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Foreign Policy

China-US Relations at a New Historic Starting Point

Nov 05 , 2013
  • Xie Feng

    Director General, China's Foreign Affairs Ministry

It is very true that this year China-US relationship stands at a new historic starting point. It is at an important stage that builds on past achievements and will determine the future course of the relationship. 

Xie Feng

First, both countries completed government transition. On March 14, the very day when President Xi Jinping assumed office, he and President Obama had a telephone conversation. The new foreign policy teams of the two countries very quickly established smooth and effective communication channels, and built good working relations. Thanks to the joint efforts by the two sides, China-US relationship has got off to a good start and achieved a smooth transition. 

Second, a new model of presidential meeting was established. The historic meeting at Annenberg Estate in June was not only the first face-to-face discussion between the two Presidents after their countries’ government transition, but also an innovation in high-level exchanges between China and America. The two Presidents held two meetings, a working dinner and a walk together. The time of communication totaled over eight hours, which was unprecedented in China-US relations. While previous presidential meetings had mainly focused on bilateral relations and international and regional issues, this time, the two leaders started with and spent a long time on respective domestic development and governing idea. This has been very useful in deepening mutual understanding and trust.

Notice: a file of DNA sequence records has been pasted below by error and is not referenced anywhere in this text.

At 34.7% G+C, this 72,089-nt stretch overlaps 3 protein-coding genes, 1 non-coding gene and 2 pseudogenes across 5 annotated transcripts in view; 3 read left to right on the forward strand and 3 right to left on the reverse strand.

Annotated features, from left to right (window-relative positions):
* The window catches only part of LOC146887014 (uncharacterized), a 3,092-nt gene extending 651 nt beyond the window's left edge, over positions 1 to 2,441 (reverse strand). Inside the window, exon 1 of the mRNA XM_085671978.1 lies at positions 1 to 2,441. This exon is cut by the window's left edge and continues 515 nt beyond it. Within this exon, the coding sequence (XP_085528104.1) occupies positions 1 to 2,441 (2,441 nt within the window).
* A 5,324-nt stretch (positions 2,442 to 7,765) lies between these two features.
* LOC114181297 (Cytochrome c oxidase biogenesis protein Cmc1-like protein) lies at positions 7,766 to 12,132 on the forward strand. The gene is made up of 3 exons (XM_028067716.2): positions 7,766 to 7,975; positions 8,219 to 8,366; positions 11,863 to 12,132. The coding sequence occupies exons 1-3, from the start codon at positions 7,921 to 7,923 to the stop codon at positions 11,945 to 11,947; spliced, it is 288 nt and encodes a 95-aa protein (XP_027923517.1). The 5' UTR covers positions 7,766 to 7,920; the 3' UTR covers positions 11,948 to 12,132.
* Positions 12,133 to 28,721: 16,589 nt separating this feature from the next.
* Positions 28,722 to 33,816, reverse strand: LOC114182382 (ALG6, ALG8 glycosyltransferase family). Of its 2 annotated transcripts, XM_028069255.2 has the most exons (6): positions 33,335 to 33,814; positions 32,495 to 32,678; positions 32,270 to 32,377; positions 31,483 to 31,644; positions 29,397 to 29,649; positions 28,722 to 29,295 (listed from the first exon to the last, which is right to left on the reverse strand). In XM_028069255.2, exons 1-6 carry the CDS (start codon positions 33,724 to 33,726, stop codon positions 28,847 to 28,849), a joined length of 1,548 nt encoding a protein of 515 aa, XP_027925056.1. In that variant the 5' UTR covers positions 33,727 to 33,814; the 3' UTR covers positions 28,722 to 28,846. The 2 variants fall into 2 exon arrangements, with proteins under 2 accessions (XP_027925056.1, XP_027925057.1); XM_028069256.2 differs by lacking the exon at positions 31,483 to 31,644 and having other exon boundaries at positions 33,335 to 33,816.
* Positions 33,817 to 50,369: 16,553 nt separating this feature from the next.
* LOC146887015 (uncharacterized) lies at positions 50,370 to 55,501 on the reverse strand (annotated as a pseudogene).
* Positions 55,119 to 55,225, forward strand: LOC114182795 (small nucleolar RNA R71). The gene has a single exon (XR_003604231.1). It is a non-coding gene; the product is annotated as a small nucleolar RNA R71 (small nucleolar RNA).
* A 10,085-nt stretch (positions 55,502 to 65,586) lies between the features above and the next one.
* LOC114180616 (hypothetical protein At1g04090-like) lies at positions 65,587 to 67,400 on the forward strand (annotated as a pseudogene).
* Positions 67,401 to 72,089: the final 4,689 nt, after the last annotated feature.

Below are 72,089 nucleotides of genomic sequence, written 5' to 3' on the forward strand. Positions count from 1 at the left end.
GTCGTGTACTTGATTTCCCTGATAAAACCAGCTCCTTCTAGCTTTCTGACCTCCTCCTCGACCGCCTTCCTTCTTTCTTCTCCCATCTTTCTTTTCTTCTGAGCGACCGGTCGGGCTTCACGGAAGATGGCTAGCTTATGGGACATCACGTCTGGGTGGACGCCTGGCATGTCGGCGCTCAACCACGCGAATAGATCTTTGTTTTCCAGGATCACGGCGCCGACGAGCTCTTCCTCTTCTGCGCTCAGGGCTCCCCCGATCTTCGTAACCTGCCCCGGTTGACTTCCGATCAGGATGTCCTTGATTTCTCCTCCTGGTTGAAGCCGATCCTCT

During the meeting, President Obama presented President Xi with a California redwood chair as a gift. In 1972, President Nixon planted several redwood saplings in Hangzhou during his visit to China. Redwood tree has since become a witness to the development of China-US relations. Perhaps this is the consideration behind the selection of this gift. 

Third, the China-US relationship has entered a new stage of development. The most important outcome at Annenberg Estate was the consensus on building a new model of major-country relations between China and the US. This charts the strategic course and blueprint for the future development of China-US relations. President Xi has laid out a clear vision for the new model. In his words, the essential features of this model include (1) “no conflict or confrontation”, (2) “mutual respect” and (3) “win-win cooperation”. President Obama responded positively, and stressed the importance for America and China to explore a new model of state-to-state cooperation on the basis of mutual respect and mutual benefit. China and the US cannot afford to repeat the old pattern of confrontation and conflict between major countries. Instead, we must find a road of win-win cooperation. 

Since then, our two sides have worked diligently to implement the consensus between the two Presidents, and reaped an “early harvest”.